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Trajectory balance: Improved credit assignment in GFlowNets
Nikolay Malkin · Moksh Jain · Emmanuel Bengio · Chen Sun · Yoshua Bengio

Wed Nov 30 02:00 PM -- 04:00 PM (PST) @ Hall J #116

Generative flow networks (GFlowNets) are a method for learning a stochastic policy for generating compositional objects, such as graphs or strings, from a given unnormalized density by sequences of actions, where many possible action sequences may lead to the same object. We find previously proposed learning objectives for GFlowNets, flow matching and detailed balance, which are analogous to temporal difference learning, to be prone to inefficient credit propagation across long action sequences. We thus propose a new learning objective for GFlowNets, trajectory balance, as a more efficient alternative to previously used objectives. We prove that any global minimizer of the trajectory balance objective can define a policy that samples exactly from the target distribution. In experiments on four distinct domains, we empirically demonstrate the benefits of the trajectory balance objective for GFlowNet convergence, diversity of generated samples, and robustness to long action sequences and large action spaces.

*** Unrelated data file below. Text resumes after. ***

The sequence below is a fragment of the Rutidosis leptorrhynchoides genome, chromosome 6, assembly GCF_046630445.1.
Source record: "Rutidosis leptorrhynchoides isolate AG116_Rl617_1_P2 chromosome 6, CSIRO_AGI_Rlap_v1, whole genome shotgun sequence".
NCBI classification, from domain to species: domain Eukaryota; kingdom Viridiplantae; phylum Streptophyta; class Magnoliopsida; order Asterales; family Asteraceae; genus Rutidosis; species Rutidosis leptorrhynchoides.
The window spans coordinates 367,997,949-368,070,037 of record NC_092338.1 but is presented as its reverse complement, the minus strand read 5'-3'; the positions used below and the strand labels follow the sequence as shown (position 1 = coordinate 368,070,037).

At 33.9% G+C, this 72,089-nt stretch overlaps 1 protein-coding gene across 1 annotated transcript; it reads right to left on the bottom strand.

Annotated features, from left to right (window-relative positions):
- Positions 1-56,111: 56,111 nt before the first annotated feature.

Author Information

Nikolay Malkin (Mila / Université de Montréal)
Moksh Jain (MILA / UdeM)

MSc Student at MILA interested in learning based approaches for global optimization.

Emmanuel Bengio (Recursion)
Chen Sun (Montreal Institute for Learning Algorithms, University of Montreal, University of Montreal)
Yoshua Bengio (Mila / U. Montreal)

Yoshua Bengio is Full Professor in the computer science and operations research department at U. Montreal, scientific director and founder of Mila and of IVADO, Turing Award 2018 recipient, Canada Research Chair in Statistical Learning Algorithms, as well as a Canada AI CIFAR Chair. He pioneered deep learning and has been getting the most citations per day in 2018 among all computer scientists, worldwide. He is an officer of the Order of Canada, member of the Royal Society of Canada, was awarded the Killam Prize, the Marie-Victorin Prize and the Radio-Canada Scientist of the year in 2017, and he is a member of the NeurIPS advisory board and co-founder of the ICLR conference, as well as program director of the CIFAR program on Learning in Machines and Brains. His goal is to contribute to uncover the principles giving rise to intelligence through learning, as well as favour the development of AI for the benefit of all.

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